Storms Likely On Sunday... Any Severe?
Yesterday I opened the discussion on the severe weather potential on Sunday. When we spoke yesterday, it looked like a few severe could occur, but it didn't look like an outbreak for us. I want to look at the latest data, so we can re-analyze that severe weather threat.
Storm Prediction Center Severe Weather Risk
Let's look at the severe weather risk for both Saturday and Sunday from SPC. Saturday looks like a very obvious severe threat and Sunday is a bit more difficult.
SPC Categorical Severe Weather Risk For 7 AM Saturday to 7 AM Sunday
Notice the large slight risk of severe weather to our west.
SPC Probabilistic Severe Weather Risk For 7 AM Saturday to 7 AM Sunday
Notice the huge 30% chance of severe weather over Iowa and Missouri. Large 30% probabilities on day 3 are normally a precursor to an upgrade to a moderate risk.
Now let's move on to Sunday...
SPC Probabilistic Severe Weather Risk For 7 AM Sunday to 7 AM Monday
Notice SPC doesn't have a slight risk for anyone on Sunday.
Severe Weather Discussion For The Weekend
Right now there is no data that suggest any severe weather threat for us on Saturday, but it will likely be an outbreak over Iowa and Missouri. Sunday is the timeframe when the cold front will be moving across our area, so that will be the focus of this blog. As we dive in, keep in mind the items we look for when assessing a severe weather threat.
While the forcing is not incredible on Sunday, it is enough to support a t-storm chance and this should be enough to fire storms. I have a 60% chance on Sunday.
The wind energy on Sunday is actually very strong. The latest GFS and NAM have come into better agreement on the system settling on the slower solution I suggested yesterday. Let's look at that wind profile from the ground up.
NAM Surface Winds Around 2 PM Sunday
Notice the surface winds are out of the southwest at about 10 knots or 10 - 15 mph.
NAM Winds 1 Mile Above The Ground 2 PM Sunday
Notice the winds at this height are out of the west-southwest and they are strong. The winds 1 mile above the ground are near 40 knots or 45 mph.
NAM Winds 6 Miles Above The Ground 2 PM Sunday
Notice the winds at this height are also out of the west-southwest at about 55 knots or 63 mph.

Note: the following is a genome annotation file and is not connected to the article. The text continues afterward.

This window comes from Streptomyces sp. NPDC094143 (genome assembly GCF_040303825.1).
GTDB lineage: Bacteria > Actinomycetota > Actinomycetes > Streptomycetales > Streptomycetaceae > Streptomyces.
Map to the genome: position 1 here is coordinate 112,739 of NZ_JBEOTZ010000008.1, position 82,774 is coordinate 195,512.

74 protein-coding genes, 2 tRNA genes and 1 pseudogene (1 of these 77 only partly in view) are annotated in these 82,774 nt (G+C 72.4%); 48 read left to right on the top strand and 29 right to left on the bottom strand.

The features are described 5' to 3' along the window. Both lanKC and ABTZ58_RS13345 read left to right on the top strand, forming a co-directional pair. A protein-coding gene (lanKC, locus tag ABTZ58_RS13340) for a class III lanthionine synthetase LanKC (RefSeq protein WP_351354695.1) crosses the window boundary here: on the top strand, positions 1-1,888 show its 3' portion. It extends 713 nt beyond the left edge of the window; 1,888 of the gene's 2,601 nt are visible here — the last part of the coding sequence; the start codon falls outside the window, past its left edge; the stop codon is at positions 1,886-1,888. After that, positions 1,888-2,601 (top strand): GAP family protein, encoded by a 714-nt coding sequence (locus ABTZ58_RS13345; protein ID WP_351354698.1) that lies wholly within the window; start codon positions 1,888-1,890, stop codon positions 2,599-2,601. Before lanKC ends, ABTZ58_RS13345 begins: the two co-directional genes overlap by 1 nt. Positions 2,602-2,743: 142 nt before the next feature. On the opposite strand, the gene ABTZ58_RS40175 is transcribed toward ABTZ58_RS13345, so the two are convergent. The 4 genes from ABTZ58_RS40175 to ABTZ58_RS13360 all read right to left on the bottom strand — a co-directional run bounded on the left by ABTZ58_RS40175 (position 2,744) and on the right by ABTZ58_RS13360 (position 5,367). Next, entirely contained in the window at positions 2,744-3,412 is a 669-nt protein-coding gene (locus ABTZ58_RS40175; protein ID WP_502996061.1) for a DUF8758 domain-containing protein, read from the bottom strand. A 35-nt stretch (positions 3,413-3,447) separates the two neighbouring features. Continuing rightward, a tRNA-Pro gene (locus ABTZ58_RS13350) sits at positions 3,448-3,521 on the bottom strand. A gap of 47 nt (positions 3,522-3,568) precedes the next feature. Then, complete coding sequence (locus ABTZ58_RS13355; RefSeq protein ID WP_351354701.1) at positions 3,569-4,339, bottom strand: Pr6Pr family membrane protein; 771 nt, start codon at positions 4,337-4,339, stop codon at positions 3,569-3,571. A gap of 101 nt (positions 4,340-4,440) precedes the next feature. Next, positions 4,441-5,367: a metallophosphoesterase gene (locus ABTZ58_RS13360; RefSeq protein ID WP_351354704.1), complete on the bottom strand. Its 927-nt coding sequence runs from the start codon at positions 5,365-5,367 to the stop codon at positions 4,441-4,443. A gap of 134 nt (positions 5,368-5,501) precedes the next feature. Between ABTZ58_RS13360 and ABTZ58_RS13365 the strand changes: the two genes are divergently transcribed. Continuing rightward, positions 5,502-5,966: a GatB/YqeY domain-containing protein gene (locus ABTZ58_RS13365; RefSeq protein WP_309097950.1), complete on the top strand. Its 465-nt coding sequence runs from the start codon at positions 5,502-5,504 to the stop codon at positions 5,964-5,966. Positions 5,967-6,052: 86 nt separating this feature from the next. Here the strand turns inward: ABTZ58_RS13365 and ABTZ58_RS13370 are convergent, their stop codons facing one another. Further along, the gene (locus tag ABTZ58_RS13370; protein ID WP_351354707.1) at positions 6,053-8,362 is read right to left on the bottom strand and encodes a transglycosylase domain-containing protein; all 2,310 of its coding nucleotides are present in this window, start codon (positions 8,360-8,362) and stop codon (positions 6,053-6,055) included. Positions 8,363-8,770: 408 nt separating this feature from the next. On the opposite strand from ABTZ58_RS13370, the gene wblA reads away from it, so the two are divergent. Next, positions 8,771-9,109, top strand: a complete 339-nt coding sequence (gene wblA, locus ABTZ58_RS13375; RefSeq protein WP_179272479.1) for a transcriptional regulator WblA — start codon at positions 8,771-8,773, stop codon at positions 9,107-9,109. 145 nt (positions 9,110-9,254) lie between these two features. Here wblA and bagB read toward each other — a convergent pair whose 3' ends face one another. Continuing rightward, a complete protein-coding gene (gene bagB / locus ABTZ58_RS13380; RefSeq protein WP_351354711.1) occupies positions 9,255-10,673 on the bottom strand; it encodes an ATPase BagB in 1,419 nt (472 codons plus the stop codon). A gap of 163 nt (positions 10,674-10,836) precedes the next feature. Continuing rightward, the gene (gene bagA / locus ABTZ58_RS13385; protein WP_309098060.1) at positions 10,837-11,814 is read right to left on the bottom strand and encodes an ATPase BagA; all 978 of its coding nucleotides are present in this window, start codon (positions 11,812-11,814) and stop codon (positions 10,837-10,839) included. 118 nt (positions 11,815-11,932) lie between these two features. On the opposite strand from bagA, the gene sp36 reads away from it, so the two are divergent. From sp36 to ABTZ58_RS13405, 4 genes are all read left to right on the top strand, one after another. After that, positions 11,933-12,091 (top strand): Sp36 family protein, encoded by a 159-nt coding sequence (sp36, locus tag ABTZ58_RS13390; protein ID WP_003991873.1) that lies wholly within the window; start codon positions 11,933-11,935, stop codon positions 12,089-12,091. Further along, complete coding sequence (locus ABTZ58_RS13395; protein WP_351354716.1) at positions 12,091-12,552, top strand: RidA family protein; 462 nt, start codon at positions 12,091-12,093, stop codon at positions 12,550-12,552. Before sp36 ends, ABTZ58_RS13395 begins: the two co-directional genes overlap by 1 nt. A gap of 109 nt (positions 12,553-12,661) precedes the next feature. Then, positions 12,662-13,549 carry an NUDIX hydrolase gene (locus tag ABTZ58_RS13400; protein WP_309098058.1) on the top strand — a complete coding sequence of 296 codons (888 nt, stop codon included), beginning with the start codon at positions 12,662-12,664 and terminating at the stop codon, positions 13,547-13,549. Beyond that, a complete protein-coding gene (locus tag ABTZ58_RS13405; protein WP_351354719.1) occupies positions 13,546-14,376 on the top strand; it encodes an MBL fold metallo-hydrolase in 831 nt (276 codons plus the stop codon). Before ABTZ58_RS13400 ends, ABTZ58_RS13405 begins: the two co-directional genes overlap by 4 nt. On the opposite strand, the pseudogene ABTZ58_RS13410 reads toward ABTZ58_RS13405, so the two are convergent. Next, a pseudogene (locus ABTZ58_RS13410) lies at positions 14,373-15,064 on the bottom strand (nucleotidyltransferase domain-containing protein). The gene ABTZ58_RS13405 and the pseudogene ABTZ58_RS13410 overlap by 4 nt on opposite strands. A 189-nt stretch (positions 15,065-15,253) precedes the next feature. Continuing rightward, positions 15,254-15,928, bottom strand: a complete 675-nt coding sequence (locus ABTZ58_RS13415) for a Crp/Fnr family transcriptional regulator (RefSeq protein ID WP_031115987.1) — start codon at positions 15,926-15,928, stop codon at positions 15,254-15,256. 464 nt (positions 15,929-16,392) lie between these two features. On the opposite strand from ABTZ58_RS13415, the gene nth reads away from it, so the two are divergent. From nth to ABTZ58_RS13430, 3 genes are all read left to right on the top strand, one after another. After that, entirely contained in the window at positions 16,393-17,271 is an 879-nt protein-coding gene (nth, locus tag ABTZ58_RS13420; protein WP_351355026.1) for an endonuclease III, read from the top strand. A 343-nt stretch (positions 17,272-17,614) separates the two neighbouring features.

We don't see a lot of directional change in the winds with height, but the speed increases fast as you go upward in the atmosphere. This is called speed shear and normally supports damaging winds as the primary threat.
I have to say this will be the difficult area for Sunday. Since it appears the storms will come through our area early afternoon on Sunday, we won't have as much time to get warm as we would if the storms came through at 5 pm. The other complexity is that the NAM computer model seems to suggest a second line of storms could form behind the initial line Sunday evening. Since this is 4 days away, the small details simply cannot be resolved yet. With that said, let's look at 2 pm Sunday for instability values.
GFS Instability Values 2 PM Sunday
Notice the GFS shows about 500 - 750 units of instability in our area early Sunday afternoon.
NAM Instability Values 2 PM Sunday
Notice the NAM shows a very different picture with instability values up to 1,500 in our area. Notice the instability values are a bit further west than the GFS and this is why I think a second line could form along the front late Sunday.
My Thoughts On Severe Weather Sunday
The wind energy is more than supportive of a severe weather risk on Sunday. It is not what I would call bullish, but it is strong for this time of the year. The wind shear is not the more dangerous directional shear, but what we call speed shear. Speed shear is supportive of damaging winds in a setup like this. The forcing is not superb, but good enough to fire storms on Sunday. Finally our instability is lower tier, but the NAM does suggest it could peak over 1,000 units and with this wind energy that is more than enough to support severe weather.
In my opinion, I would place our area in a slight risk of severe weather. As I see it now, I think damaging winds would be the primary threat, but the magnitude of wind energy would support an isolated tornado threat. I feel comfortable saying I think we should be in a slight risk and this one needs to be watched closely. Since the low pressure is over Baja California right now, it is indeed possible that the low pressure could slow down. If it did, that would heighten the severe weather threat a little since the storms would come through during the heat of the afternoon. Right now the NAM shows the storms moving through around 2 pm, so this will be the item we watch very closely in the coming days.
I am starting to see evidence that a second line would form in the evening and that is going to be something to watch closely. A second line in the evening would have a good chance of producing severe weather. More details in the next few days.
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